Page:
Put gallows humour apart – the Jingye deal looks good news for the north-east.

There ought to be some gallows humour up at Scunny this morning. After all, the issues British Steel has had, have been largely down to the dumping of steel on the UK market by the people who are now picking up the marque and substantial production capacity for just £70m. the price-tag has a decency level on it, this is a give-away designed to protect 4,000 direct jobs and five times as many indirectly. The timing could not be better for those who are offering the prospect of a brave new post-Brexit world.

Much of the humour will be focussed on the cultural fit – or lack of it – as displayed in pictures of Jingye HQ and the Scunthorpe works


But these are serious businesses and this a serious bid

From what I know – which isn’t much – what goes on at British Steel is specialised stuff. Stefan Zaitschenko, a lifelong steel-man and organiser of pensions information when BSPS members had to choose, is a fan. So I’m pleased for him, for Scunthorpe and Teeside and I’m pleased that we have a good news story to talk about this week.

Most of all, I’m pleased for the 3,000 steelworkers at Scunthorpe and the 800 in Teeside, who’s jobs – and pensions – are tied up and secured if this deal goes ahead.

I can understand scepticism like Paul’s

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But I think and hope that here he is wrong.

Jingye are likely to have a strong interest in securing access to UK Government loans, particularly over meeting complex carbon bills due to the EU which are a legacy from the failed previous ownership under investment firm Greybull Capital.

Informed opinion seems to support the Chinese bid;

This site was the first in the world to develop and apply technology that allows production of more sophisticated, higher grade steel with higher reliability. It helped fend off the threat from cheap imports from China for several years. Although other steel mills have since begun to apply similar technology, this is the place with the most experience at it. It is the only steel mill still operating in Britain that makes high grade steel such as what is used in railroad track. Selling it to another country, particularly China, makes ever so much sense for a country that is on the verge of going it alone in the global market.  – Bonnie Tuval 

and again

Brilliant news on both the personal and professional front to hear British Steel have found a buyer overnight. I know the Turkish Pension fund was deep into the due diligence process, and admittedly the Chinese bid has blindsided them at the tail end of this, but both businesses seem intent on investment and utilising the high-quality steel that is made at Scunthorpe to complement their existing specialisations within the volume market. Let’s hope this is the start of a renaissance within the industry in the UK and the start of a recovery for Scunthorpe after a very difficult few years. – Richard Tuxford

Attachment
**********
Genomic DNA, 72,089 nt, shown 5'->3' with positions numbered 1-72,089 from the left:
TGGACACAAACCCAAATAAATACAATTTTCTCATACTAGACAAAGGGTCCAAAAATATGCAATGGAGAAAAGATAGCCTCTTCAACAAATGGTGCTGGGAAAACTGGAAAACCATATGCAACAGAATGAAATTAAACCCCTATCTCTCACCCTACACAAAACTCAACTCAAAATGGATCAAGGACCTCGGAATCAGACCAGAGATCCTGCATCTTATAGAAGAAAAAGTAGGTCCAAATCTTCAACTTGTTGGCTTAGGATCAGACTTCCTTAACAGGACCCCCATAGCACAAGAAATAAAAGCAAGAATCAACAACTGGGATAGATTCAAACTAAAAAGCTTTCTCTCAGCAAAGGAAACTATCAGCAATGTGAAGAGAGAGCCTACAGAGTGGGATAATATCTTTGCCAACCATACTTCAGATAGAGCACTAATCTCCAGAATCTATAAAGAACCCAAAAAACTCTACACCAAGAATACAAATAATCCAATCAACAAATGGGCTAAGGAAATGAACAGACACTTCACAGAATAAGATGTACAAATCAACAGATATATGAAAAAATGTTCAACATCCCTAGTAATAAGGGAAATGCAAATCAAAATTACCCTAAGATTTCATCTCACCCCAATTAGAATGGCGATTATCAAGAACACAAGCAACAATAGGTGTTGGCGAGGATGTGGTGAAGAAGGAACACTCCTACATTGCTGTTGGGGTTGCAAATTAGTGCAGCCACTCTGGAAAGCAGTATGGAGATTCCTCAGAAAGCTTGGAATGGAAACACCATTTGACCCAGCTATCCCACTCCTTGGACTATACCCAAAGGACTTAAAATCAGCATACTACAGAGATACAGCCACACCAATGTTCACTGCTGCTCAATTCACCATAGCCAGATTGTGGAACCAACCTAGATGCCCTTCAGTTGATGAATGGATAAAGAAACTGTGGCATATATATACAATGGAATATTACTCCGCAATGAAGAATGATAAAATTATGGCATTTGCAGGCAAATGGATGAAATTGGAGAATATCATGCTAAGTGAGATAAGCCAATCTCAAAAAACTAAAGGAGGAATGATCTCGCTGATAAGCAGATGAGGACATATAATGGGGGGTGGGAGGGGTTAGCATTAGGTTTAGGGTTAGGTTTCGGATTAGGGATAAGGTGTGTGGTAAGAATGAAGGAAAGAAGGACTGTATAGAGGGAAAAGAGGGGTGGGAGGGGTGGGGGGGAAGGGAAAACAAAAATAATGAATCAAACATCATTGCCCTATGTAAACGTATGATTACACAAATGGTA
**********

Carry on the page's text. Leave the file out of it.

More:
With a pledge of long term investment and on the eve of a general election, there would be pressure on the Government to help ease through the deal with some taxpayer’s help rather than lose the opportunity and return to the search for a buyer.

Let’s put gallows humour apart – today’s a good day for the north east.

BSPS Missing

About henry tapper

Founder of the Pension PlayPen,, partner of Stella, father of Olly . I am the Pension Plowman
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2 Responses to Put gallows humour apart – the Jingye deal looks good news for the north-east.

  1. julierichardswbacom says:

    I grew up in Teesside, saw the heights of British Steel’s power and the subsequent decline of it and so much else in what was an industry heartland. The sense of irony is doubly painful when you consider this was an area that voted strongly in favour of leaving the EU (with the sense of neglect by what is thought of as the Westminster elite being evident in other locations too). The fact that some will have greater security of jobs, and the peace of mind this creates is very good news for them but it is not enough to justify calling it a good day for the North East (Scunthorpe, NE?).

    • henry tapper says:

      Thanks for putting me right on the geography and I agree, 4000 jobs saved is not the same as regenerating a region. I get up to the North East for work and football. Outside of Newcastle, I find the neglect you talk of everywhere. It is shocking to a southern softie – thankfully I have a few friends – like Stefan – who keep me vaguely honest – I’ll add you to that list. Good luck with your latest corporate shenanigans BTW

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